"He went with a bunch of guys. He used to take them in his car because he didn't have much money. So, he'd take them, and they'd pay him for gas. He used to say that he didn't get much money at work and that he had to pay his car and everything. I said, 'That's good, finish paying for it so we can get married,'" Nerio said.
Nerio's 10-year-old daughter would often accompany the couple on dates.
"He's a good dancer, so I learned too. We used to have a lot of fun," Nerio said.
It was at a dance where he proposed.
"But I've got two kids," Nerio recalled replying. His response, she said, was, "That makes no difference to me."
At the time of the proposal, she was 22 and he 19. Nerio remembers people teasing her about the arrangement because she was older.
"'Oh, that little boy you married!' they would say. I said, 'Oh, shut up.' My dad really liked him. Arnold started talking to him right away after we got married," Nerio said.
The two were busy establishing a new family and buying a home when the war began.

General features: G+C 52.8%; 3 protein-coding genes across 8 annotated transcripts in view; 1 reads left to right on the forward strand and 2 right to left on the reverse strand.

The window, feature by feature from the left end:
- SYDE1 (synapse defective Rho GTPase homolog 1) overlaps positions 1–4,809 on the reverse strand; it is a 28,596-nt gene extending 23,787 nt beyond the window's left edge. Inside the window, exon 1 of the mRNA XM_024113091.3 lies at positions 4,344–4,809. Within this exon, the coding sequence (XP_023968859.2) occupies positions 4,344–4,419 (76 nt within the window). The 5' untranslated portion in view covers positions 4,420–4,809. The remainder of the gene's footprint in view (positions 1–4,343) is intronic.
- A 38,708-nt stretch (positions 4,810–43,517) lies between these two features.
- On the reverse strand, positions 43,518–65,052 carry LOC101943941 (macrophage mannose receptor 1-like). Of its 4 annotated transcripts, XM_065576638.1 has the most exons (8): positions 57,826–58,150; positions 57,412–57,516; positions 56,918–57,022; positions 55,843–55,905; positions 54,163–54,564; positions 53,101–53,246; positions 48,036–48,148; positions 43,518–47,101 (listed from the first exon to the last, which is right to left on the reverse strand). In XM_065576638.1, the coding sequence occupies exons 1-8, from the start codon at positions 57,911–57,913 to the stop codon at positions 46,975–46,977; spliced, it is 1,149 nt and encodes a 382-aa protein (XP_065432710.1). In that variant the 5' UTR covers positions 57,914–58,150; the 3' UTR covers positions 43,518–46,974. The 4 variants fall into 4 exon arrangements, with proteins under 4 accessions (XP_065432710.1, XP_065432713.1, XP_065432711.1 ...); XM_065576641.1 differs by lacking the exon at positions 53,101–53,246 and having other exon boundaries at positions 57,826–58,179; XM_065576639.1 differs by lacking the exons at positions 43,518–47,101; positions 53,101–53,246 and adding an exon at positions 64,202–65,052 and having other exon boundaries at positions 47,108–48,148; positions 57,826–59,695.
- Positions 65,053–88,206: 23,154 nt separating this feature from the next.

"It was just a small home. We both worked because I always liked to work, and we paid cash upfront. We didn't think anything of the war. We had just bought the home when (the Army) called him in 1942. He didn't want to go because I was pregnant, but they took him anyway.
"He used to write me and send me money because he knew I had all the kids. He used to say how he missed me. They were good letters. He's been a good man," Nerio said.
While Arnold served in the Pacific Theater, Nerio continued to work in a restaurant to support her family.
"There were no Mexican people, just white people. I liked restaurant work because you see a lot of people and talk. You can't talk to people when you work at a plant. After Arnold came home, I quit," Nerio said.
Arnold returned after two years, but lived with the family for only two weeks before getting recalled to serve.
"I was so happy the first time I saw him. I was at home alone with the four kids. When he came back the second time, he went to the hospital. I asked him if he had to go back again. He told me no, that it was all over," Nerio said.